In 2014, Banksy collaborated with #WithSyria, an international movement comprised of 130 humanitarian and human rights groups dedicated to raising awareness about the Syrian civil war and supporting the people affected by it. In March 2014, #WithSyria released a video commemorating the three year anniversary of the Syrian civil war. The video repurposes Banksy’s stencil drawing Balloon Girl as a short animation of a young Syrian girl playing with a red balloon in front of a large wall. The girl then grabs the balloon and is carried above the wall as she overlooks the carnage of a ravaged Syrian city. There’s an explosion in the distance and below her a child is crying over a bloodied corpse. The girl sheds a single tear, but she’s immediately greeted by a smiling young boy floating with his own red balloon. The two children are then accompanied by people from all around the world who are also floating as they grasp red balloons. Idris Elba is the narrator and the song “The Blanket of Night” by English alternative rock band Elbow plays throughout the video. The prayerful lyrics, “From the place we were born, to the land of the free. Carry both of us. Carry her, carry me,” evoke a sense of optimism for the Syrian victims of warfare. The video ends with the quote, “There is always hope,” which was originally etched on the side of a staircase in Balloon Girl.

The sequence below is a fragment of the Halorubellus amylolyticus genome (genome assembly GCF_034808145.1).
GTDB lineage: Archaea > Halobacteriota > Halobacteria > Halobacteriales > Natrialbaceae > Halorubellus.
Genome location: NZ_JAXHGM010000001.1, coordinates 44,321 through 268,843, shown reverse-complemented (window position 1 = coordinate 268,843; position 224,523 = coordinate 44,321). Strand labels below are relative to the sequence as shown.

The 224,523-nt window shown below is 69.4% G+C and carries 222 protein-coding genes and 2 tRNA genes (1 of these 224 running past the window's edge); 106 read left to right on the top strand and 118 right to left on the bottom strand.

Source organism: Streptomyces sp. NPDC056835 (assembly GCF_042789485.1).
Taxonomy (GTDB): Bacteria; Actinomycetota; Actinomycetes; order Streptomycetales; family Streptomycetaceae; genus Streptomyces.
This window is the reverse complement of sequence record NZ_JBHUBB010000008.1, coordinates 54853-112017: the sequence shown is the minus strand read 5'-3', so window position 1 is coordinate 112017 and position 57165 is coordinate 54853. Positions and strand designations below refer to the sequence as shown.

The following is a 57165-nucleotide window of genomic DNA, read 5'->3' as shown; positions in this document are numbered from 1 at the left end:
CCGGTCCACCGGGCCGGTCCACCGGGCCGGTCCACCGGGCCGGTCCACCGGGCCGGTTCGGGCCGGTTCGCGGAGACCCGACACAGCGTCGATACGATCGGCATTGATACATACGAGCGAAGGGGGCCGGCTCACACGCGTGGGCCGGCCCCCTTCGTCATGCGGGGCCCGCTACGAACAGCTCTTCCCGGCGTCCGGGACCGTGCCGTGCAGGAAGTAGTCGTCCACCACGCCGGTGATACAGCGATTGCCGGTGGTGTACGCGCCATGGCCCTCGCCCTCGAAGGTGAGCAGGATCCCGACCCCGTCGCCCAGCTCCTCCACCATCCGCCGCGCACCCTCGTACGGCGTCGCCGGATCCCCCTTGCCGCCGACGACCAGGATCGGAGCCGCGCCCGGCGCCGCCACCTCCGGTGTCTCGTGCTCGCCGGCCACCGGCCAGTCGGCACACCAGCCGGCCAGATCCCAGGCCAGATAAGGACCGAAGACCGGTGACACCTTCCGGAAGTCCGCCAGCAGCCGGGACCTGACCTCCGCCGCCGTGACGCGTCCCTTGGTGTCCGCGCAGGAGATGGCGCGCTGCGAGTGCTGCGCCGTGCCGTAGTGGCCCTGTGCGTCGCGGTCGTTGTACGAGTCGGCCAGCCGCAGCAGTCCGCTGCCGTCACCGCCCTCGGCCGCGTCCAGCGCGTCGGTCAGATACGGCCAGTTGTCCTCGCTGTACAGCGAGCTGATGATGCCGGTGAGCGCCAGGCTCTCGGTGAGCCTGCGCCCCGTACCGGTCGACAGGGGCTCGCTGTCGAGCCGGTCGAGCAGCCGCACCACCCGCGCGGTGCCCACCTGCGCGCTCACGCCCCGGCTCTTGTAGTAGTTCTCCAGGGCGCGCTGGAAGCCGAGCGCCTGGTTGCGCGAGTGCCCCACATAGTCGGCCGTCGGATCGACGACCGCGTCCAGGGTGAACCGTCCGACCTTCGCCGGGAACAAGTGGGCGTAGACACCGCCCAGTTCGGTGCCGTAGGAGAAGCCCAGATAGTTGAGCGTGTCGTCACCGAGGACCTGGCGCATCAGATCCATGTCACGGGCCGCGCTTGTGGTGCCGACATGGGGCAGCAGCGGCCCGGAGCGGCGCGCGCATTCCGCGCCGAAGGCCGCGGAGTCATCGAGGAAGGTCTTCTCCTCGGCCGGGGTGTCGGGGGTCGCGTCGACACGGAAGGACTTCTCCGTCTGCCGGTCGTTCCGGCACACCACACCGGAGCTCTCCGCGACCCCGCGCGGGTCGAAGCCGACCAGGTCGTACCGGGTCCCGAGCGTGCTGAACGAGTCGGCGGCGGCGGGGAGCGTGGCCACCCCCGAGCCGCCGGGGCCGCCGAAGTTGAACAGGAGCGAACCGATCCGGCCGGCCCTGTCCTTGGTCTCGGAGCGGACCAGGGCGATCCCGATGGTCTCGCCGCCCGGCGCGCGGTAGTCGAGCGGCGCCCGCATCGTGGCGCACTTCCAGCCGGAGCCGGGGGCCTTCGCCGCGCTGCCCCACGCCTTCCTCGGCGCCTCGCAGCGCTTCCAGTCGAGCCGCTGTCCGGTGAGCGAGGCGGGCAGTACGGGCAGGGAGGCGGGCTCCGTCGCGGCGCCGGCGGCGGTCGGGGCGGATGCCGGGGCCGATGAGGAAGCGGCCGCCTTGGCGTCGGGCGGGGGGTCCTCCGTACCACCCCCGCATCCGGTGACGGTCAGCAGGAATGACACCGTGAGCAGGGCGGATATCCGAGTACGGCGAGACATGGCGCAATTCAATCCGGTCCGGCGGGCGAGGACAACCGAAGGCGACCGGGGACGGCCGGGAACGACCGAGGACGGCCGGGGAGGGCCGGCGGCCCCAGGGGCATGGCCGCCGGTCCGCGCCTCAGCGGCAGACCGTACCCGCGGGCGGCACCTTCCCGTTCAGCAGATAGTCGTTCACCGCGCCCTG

Throughout his career, Banksy has been anti-establishment and anti-war, so it’s only natural that he would become involved with the #WithSyria movement. Unfortunately, many people are still indifferent to the plight of refugees and/or bigoted. Xenophobia and Islamophobia are ubiquitous which has made immigration inhospitable for migrants from Muslim nations. Syrian refugees who have been victimized by terrorism and a despotic regime are being vilified simply because of their religious beliefs and nationality. To counteract these prejudicial notions, Banksy is using his activism and artistic talents to craft an insightful narrative.